As some have stated above, sometimes the day feels like crap maybe due to lack of sleep or whatever. Or maybe it was a crap start to the day. It usually means you got wedged into a bad mood. It can last few hours if you don't find a way to get out of it. What works for me is usually a 1 hour walk, bike ride or a gym session. Gym session is the winner here to wake you up both physically and mentally releasing endorphins and "restarting" the brain in a better more focused mood.
GOTO Line 1.
Hope this helps :-)
Also many years ago, I discovered this thing called Holosync which is some sort of binaural beats thing that's supposed to help your brain. After just checking the site now it seems really new-agey and psuedosciency and I'm not really sure if I would wholly endorse it. There are a bunch of different meditation "prgrams" that have a strict regimen, but then there's an epilogue CD with two tracks in particular (for Alpha and Theta brainwaves) that I just listen to on repeat and I've found help me immensely. Nothing else I've really experimented with has worked as well.
I make sure not to overcommit myself. A study shows that scheduling has to be considered independently of effort, ability and experience. If I am not doing what I think I should be doing, I try to change the environment so that not doing what I should be doing is harder than doing what I should be doing. I don't believe that the exercise of willpower is any kind of solution. Its usefulness is limited largely to the minimum expenditure necessary to operate within the environment one designs to encourage work.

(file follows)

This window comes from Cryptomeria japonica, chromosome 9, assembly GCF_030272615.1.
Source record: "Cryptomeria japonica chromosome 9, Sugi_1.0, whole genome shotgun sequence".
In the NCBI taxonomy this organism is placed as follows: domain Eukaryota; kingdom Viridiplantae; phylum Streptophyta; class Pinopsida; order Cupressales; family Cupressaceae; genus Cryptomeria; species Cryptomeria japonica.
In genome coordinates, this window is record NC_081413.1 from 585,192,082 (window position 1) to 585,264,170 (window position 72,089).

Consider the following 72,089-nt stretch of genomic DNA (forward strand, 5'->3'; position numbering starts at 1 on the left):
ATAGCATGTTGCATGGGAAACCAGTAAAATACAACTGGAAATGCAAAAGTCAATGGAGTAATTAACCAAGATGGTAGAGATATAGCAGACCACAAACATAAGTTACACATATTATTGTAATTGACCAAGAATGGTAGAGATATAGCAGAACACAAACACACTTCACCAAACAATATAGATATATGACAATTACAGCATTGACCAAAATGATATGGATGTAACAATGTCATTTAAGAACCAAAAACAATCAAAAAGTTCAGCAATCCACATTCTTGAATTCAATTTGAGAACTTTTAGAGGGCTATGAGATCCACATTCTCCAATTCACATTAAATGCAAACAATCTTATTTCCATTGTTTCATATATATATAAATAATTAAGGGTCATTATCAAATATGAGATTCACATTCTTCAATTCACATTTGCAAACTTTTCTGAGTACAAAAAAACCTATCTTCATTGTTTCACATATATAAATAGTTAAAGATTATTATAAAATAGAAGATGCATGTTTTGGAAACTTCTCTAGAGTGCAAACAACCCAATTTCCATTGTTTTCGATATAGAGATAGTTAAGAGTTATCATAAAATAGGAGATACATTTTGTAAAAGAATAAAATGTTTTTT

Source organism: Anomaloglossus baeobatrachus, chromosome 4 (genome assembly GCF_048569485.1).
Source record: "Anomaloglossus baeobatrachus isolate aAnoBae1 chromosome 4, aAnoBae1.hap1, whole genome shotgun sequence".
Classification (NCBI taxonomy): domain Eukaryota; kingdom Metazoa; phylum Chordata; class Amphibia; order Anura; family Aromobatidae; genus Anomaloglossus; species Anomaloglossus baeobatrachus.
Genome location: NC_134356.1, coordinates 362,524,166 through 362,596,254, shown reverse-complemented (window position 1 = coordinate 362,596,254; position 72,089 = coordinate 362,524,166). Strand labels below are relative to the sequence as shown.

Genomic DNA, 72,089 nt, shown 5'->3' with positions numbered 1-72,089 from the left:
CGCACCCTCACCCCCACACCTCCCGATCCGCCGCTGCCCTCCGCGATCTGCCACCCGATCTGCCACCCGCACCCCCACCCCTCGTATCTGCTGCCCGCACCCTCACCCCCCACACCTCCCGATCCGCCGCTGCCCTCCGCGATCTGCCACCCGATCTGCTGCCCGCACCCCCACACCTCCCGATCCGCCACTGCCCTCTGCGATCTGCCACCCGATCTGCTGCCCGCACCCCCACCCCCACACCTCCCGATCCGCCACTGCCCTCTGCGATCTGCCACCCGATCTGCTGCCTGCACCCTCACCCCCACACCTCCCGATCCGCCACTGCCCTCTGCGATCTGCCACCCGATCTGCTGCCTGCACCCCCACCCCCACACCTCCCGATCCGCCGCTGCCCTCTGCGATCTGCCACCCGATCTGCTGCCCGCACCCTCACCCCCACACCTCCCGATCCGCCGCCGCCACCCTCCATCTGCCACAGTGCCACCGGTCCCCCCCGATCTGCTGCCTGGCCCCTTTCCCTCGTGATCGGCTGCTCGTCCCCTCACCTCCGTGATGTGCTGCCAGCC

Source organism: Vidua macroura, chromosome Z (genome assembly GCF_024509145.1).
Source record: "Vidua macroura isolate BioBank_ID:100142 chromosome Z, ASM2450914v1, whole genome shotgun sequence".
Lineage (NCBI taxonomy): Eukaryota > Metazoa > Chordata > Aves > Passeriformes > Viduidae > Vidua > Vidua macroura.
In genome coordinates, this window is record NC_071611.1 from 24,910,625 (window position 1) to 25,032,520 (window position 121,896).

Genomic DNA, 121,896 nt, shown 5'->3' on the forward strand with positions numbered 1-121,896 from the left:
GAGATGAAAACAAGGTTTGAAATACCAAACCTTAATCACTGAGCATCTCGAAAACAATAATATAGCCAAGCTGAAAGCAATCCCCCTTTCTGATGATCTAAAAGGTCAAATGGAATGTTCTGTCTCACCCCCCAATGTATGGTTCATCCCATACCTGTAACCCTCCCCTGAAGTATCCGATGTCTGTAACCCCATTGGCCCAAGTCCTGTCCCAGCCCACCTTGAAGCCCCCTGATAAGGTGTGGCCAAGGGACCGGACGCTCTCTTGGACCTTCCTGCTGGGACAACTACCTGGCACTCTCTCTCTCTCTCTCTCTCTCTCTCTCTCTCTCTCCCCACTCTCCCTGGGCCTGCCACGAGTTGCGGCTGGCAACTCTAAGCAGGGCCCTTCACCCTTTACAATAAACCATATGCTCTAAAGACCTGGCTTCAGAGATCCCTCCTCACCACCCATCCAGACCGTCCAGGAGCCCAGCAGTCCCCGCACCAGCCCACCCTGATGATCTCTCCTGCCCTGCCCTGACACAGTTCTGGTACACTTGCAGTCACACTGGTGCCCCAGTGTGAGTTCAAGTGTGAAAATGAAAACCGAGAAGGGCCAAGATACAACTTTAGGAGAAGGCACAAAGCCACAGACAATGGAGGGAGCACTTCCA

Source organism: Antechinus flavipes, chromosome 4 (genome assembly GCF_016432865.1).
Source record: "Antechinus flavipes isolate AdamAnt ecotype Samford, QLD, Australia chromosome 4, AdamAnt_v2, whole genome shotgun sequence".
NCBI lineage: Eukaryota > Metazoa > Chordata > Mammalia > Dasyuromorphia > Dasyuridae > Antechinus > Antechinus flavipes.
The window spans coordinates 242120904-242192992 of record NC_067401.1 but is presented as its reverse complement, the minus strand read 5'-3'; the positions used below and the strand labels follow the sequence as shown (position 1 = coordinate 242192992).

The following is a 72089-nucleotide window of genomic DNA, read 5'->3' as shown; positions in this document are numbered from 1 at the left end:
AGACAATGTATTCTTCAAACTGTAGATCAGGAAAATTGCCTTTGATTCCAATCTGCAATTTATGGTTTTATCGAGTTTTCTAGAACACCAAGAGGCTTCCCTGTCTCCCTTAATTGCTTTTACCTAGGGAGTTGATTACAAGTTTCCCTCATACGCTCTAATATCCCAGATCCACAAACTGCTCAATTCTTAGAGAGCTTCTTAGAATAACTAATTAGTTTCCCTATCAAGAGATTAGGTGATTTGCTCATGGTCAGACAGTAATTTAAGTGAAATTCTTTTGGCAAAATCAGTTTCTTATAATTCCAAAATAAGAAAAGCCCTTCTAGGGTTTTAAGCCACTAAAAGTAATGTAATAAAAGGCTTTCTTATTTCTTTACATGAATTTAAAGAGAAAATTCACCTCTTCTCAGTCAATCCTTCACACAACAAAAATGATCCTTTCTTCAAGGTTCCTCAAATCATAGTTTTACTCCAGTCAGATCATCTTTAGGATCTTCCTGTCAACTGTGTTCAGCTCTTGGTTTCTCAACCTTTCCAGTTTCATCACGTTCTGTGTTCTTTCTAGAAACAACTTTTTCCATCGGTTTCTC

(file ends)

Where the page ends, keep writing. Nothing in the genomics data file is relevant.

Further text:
Also, I try to operate on a long time horizon. If something I do isn't going to have a discernible impact 10,000 years from now, I consider whether the opportunity cost is too high.
I'd be really curious as to what crosses that threshold, and how you determine this.
I also find it a very interesting viewpoint in light of the famous JM Keynes quote, which I've only just encountered in a longer form:
But this long run is a misleading guide to current affairs. In the long run we are all dead. Economists set themselves too easy, too useless a task if in tempestuous seasons they can only tell us that when the storm is long past the ocean is flat again.
h/t: /u/wumbotarian on reddit: http://www.reddit.com/r/Economics/comments/1tzb9c/10_quotes_...
1) It's super quiet -- no talking allowed, cell phones need to be off, so fewer distractions available.
2) Being surrounded by other people who are all getting work done => a good kind of peer pressure / vibe to channel.
3) A built-in time limit (library closes at 5pm) causes me to focus on getting things done so that I can feel like my excursion to the library was a productive one.